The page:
dimly, until at last only a single one was left, con
versation to be used in gentle and still gentler
whispers—and it was just as it always will be in
badly lighted marriage halls; the monk stood
movable and always the same, directing a quiet
and sad look at the bridal pair. The table was re
moved, the guests scattered themselves about here
and there, the family collected in a small circle,
and the Monk remained uninvited in this small
circle. I know not how it happened that no one
would speak to him ; but no one did speak to him.
Already her female acquaintances crowded around
the trembling bride, who directed a beseeching look,
craving help, at,the stranger; the stranger did not
reply. Tile men collected around the bridegroom
in the same manner—a forced silence full of expect.
ation. "Oh how is it that we arc so happy among
one another," began the old man atlast, who alone,
of all of us had either not noticed the unknown or
did not seem to wonder at him. " That we are so
happy," said he, " and my son Jeronymo should be
t , Have you then invited him and has he remained
away ?" asked the Monk.
It was the first time be opened his mouth. We
looked with terror at him.
" Oh, he lies gone there, where man remains for
ever," answered the old man. " Venerable Sir, you
did not understand me. My son Jeronymo is
"Perhaps now even he would fear to be seen in
such a company," continued the Monk—" who
knows how he may look—thy son Jeronymn ! Let
him hear the voice he heard at the last time—
hid thy son Lorenzo call him!"
"What does that mean !" murmured all. Lo
renzo changed color. Ido not deny that my hair
began to raise.
The Monk in the mean time walked up to the
liquor table, where he seized a full wine gloss and
placed it at his lip.—" To the memory of our dear
Jeronymo !" he cried. " Whoever has love far the
deceased, imitate me !"
" As it may please you, worthy Sir," at last ex
claimed the Marquis; "you have named a dear
name. Be welcome to me ! Come my friends!
(Whilst he turned towards us and suffered the
glasses to go round.) Let riot a stranger shame
us! To the memory of my son Jeronymo !"
"Never, I believe, was a Health drunk with such
po•rr spirit.
"A glass stands there yet full—why niters
my son Lorenzo to pledge himself in this friendly
t 05,1."
Trembling, Lorenzo received the glass from the
Franciscan's hand—trembling he brought it to his
mouth—" To my much loved brother Jeornymu!"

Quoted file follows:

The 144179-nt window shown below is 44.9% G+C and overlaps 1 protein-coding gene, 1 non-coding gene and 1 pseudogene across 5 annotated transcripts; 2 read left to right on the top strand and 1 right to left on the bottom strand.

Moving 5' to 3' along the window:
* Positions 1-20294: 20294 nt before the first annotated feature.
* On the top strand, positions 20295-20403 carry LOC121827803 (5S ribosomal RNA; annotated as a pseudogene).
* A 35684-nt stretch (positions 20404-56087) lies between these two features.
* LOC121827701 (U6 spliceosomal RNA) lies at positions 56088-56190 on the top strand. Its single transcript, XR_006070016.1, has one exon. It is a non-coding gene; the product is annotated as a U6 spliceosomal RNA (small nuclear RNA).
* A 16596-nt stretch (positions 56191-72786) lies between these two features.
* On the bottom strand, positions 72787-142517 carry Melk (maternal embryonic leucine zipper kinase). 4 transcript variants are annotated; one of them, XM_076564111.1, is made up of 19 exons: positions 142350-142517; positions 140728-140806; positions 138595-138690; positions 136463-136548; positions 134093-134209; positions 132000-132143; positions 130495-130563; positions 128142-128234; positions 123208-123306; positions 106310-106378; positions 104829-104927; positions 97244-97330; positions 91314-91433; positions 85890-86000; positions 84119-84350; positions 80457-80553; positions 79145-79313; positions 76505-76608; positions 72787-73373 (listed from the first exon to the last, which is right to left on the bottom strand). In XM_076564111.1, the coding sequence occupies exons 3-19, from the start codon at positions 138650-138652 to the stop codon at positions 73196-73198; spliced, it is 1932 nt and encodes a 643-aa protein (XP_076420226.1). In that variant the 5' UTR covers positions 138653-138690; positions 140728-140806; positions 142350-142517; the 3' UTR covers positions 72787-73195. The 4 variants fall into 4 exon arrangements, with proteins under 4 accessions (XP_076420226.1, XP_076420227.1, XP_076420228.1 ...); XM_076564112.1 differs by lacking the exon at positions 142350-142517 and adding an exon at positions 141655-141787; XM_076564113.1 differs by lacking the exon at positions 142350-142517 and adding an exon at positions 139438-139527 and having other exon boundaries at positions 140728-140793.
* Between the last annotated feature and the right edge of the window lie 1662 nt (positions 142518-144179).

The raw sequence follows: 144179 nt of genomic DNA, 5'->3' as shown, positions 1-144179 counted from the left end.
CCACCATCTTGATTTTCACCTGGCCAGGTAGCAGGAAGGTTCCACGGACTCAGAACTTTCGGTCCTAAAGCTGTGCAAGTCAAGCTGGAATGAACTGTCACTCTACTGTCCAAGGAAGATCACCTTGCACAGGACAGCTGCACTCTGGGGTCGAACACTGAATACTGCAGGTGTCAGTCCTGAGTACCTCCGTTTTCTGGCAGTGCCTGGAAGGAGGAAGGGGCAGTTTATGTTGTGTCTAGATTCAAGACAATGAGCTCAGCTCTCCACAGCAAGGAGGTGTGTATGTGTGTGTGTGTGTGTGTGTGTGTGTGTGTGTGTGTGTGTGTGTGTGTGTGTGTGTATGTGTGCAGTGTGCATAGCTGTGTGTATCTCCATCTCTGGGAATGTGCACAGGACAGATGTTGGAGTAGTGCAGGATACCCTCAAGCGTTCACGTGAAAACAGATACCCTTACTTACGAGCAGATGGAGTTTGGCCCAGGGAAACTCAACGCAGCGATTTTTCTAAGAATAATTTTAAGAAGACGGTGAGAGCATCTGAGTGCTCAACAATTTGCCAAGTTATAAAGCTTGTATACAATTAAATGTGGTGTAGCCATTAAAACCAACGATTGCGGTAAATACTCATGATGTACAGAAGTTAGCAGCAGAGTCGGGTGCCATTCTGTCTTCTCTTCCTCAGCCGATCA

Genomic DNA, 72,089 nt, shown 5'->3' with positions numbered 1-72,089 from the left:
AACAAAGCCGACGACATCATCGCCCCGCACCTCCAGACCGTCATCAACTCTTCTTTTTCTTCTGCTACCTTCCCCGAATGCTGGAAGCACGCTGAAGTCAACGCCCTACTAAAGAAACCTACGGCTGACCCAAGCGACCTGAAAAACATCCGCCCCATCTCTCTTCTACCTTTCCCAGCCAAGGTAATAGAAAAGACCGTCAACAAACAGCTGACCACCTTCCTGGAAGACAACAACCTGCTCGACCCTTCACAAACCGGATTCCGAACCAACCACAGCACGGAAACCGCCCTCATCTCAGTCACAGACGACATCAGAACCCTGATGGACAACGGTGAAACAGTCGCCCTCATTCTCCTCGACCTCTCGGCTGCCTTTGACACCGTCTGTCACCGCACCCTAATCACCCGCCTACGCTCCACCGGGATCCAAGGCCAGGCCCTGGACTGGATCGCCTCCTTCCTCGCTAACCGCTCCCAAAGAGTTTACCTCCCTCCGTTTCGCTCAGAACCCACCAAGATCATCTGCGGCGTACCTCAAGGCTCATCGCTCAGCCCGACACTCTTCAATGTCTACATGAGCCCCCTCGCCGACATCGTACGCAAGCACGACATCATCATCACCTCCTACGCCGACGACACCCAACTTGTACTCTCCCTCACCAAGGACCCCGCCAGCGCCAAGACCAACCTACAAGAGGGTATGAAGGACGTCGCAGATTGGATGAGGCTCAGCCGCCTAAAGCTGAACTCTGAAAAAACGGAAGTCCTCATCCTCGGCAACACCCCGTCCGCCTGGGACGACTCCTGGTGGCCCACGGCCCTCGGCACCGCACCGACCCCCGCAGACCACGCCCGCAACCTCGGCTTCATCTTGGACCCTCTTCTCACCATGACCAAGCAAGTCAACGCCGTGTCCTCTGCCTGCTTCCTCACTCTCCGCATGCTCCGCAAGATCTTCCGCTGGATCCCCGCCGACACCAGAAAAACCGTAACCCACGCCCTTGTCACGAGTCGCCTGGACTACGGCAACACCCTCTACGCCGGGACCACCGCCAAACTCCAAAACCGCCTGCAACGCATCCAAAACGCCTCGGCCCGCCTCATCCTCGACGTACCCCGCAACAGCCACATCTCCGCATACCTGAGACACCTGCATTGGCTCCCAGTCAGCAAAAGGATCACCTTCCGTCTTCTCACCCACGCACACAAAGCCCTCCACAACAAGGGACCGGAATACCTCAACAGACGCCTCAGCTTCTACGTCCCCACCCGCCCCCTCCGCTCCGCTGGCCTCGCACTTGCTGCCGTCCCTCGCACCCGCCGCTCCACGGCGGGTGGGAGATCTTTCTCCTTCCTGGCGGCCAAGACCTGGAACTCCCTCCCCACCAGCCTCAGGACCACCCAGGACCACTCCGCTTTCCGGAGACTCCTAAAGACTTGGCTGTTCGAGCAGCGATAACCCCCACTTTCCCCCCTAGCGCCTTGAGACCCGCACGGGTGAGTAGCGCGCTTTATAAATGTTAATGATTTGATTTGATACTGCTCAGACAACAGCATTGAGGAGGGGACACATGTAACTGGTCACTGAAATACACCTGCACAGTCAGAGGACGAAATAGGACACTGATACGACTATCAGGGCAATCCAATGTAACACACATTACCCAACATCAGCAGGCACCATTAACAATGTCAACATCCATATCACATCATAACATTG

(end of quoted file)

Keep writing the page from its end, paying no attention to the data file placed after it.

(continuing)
stammered he, and shuddering let it down.
"That is my murderer's voice," exclaimed a
fearful spectre, which at once stood in our midst
with bloody clothes, and disfigured with horrible
But, as to anything further, let no ono ask me
more, said the Sicilian, every mark of horror in his
face. My senses deserted me from the moment I
cast my eyes on the form so like that one who was
present. When we came to ourselves, Lorenzo
was struggling with death; Monk and apparition
had disappeared. They brought the Knight to bed
in t h e most horrible convulsions; no one was with
the dying but the priest and the sad old man, who
followed him in death somo weeks after. His ac
knowledgements lay concealed in the breast of the
fuller, who heard his last confession, and no living
man has heard them.
Not long alter this affair, it happened that they
were cleaning a well, which was in the back yard
of the castle, and had been closed for many years;
there, turning over the rubbish, they found a slide
ton. The houce where this happened, exists no
more; the familyof M—nte is extinct, and in a
Convent near Salerno they show you Antonio's
Why is a manuscript like Philadelphia? Because
it is the work of Penn.
"Where ignorance in bliss, 'tie folly to be wise.''
—Charleston Free Press.
and not an arm will be raised against you.
Why is the cupola on the State House like Ire
land?—Because there is a in it, (Belfast.)
To refuse assistance when called upon to give it
in the Queen's name, is an indictable offence.
" The Fair redoced."—This is the contents of a
sign lately placed over the door of a corset mter.
"Whot arc your politics ?" " Ifav'of got ally."
" What bo politics?" " No' not a darned
The board of education in Syraeuse have re
solved to employ no teacher who tobacco.—
These people are up to snuff.
An Arnh is allowed to divorce any of Ilia wises
who does not make good bread. If there WAS such
a law here, what a number of divorces there would
he !—rEcehange.
The Dover Telegraph thanks its friends for their
unremitting kindness;" upon which the Nashua
Telegraph remarks : .4 We am thankful for any
kind of kindness too—but we like the 'milting
kind tlir
1 never complained of my condition," said the
Persian poet Sadi, `•bttt once, when my feet were
hare and I had no money to buy shoes; bnt then I
mct a man without fact, and 1 became emitented
wiili try lot."
Christ was deserted a little before the glorious
morning of light and joy dawned upon him. It wail ,
a little, a very little while, after his sad cry, before,:
he triumphed gloriously; and so it may be withr
you; heaviness may endure for a night, but joy,.
and gladness may come in the morning. Let God!,
steer for you in the storm. Mc loves to bi trusted. 11
Some men ascribe all their unhappiness to theli
narrowness of their means; but place them in the
immediate enjoyment of all that enter within the,
circle of their present hopes and desires, end they s
will no sooner have entered upon the enrapturing
possessions, than new hopes and desires, will begin
to manifest themselves. You cannot place a man
in such a situation that he Will not look above it
and beyond it ; give him the whole of this world,
and like the hero of Macedon, he will enquire for
NothitT, it so important to any man, as his own
Aothing ... - import,. ty . .i, .._ %
state and condition; nothing so amazing as Monti
ty. If, therefore, we find persons indifferent to the IV